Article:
To increase the odds of clients choosing you and the services you offer, it helps to have a working knowledge of what psychologists call cognitive selection.
How do humans make decisions? We may want to appear ever the rational decision makers, yet human instinct plays a much larger role in our decisions than we care to admit. We make many decisions based on emotion, later justifying them using logic; it pays to pay attention to these four crucial components underlying the instinctive selection process of human decision-making:
- Negativity bias.The fear of loss is, unfortunately, a more powerful motivator than the value of potential gain. The good financial advisor’s job is to ask uncomfortable questions: has there been an independent review of a portfolio? have insurance policies / cost structure of investments been reviewed? Etc.
- Confirmation bias (cognitive bias).People tend to engage in wishful thinking. When you would like something to be true, you believe it to be true without evidence. Investors assume that: they’re protected amidst volatility, their financial plan is always relevant (that there isn’t overconcentration or hidden costs), they have the right insurance coverage. None of it may actually be true. The good financial advisor’s job is to be the outside force skilled at the art of disconfirmation, i.e. proffering evidence to disprove assumptions.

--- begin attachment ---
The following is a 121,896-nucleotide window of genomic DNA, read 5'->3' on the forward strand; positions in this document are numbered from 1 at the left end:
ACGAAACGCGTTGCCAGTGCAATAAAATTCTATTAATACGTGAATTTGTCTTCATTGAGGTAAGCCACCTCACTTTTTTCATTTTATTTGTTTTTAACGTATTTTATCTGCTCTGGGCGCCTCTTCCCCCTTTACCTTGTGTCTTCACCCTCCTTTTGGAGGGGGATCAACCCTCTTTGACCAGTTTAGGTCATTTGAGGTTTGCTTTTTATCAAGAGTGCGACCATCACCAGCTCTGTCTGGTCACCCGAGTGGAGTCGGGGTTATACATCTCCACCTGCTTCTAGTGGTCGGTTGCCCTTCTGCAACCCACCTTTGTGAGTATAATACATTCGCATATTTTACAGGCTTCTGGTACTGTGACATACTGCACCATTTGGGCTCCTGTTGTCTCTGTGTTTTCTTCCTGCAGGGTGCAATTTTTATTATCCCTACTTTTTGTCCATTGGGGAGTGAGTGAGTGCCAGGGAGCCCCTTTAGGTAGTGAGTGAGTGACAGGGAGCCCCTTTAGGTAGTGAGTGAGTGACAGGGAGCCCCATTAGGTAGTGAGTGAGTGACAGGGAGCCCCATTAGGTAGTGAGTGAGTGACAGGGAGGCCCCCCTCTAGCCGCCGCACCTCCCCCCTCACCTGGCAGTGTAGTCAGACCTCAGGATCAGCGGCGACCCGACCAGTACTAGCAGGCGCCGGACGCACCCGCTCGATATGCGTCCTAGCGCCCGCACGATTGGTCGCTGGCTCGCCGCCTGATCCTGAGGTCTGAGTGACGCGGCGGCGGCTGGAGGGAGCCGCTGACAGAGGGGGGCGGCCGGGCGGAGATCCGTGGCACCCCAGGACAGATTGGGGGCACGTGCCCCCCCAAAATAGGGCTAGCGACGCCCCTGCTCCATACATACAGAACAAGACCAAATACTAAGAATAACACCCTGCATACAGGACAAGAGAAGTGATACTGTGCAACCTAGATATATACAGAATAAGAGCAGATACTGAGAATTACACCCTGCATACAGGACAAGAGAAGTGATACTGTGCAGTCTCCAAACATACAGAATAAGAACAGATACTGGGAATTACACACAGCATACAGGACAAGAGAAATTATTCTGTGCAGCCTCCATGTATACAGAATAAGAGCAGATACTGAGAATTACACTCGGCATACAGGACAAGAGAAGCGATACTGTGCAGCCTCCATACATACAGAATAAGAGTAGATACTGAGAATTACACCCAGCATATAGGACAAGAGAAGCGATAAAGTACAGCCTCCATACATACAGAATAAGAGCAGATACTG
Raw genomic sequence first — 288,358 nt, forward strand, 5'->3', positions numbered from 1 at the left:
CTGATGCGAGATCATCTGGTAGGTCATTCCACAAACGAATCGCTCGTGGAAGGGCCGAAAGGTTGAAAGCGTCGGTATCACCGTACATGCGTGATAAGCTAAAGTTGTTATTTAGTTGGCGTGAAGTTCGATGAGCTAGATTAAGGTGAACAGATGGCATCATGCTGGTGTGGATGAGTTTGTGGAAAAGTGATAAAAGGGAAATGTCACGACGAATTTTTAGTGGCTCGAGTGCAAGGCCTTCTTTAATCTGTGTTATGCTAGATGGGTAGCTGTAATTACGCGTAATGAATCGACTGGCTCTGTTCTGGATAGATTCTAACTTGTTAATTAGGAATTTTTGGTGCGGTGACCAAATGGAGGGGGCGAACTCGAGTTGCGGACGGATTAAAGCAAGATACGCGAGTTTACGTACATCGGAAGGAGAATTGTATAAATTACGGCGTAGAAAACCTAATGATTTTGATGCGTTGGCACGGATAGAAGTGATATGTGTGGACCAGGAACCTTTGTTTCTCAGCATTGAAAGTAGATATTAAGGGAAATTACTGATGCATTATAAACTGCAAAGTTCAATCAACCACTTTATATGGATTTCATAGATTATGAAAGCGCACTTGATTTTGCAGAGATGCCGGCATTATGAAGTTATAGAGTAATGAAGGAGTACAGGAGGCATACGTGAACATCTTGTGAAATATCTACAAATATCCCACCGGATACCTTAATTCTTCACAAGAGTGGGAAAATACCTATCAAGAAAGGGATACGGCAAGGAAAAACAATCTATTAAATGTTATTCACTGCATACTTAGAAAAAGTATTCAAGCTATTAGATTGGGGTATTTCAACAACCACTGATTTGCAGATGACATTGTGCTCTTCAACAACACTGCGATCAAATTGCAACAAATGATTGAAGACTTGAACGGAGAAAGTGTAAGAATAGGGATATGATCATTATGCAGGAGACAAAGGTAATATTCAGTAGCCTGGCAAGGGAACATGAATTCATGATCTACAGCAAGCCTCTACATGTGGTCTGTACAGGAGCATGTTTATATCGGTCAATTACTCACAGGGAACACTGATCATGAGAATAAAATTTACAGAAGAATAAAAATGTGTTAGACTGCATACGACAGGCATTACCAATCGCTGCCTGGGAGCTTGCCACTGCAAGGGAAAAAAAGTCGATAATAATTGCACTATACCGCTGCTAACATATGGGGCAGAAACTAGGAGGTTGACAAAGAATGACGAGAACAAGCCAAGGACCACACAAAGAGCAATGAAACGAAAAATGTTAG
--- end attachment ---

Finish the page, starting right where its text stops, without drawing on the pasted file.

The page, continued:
- Social consensus (herd mentality).Word-of-mouth-influence is where affluent marketing resides. People talk, people listen and no one want to be left out, not least the affluent. The good financial advisor’s job is to exceed professional expectations, emotionally connect, activate conversations, and script the narrative.
- Spaced repetition (pattern recognition).Repetition is the mother of learning – and the way to impact belief systems. There’s a tendency to believe something repeated enough times. Make it easy for your affluent clients to talk you up: be part of their world, send surprise gifts that stimulate conversation. Script the narrative: provide them with a couple of simple soundbites about your services and their quality. For example, “______ knows more about medical practices than anyone I know.” “We don’t make a financial decision without getting input from ______.”
For more information, please read:
How to Capitalize on Our Instinctive Cognitive Selection Process | Wealth Management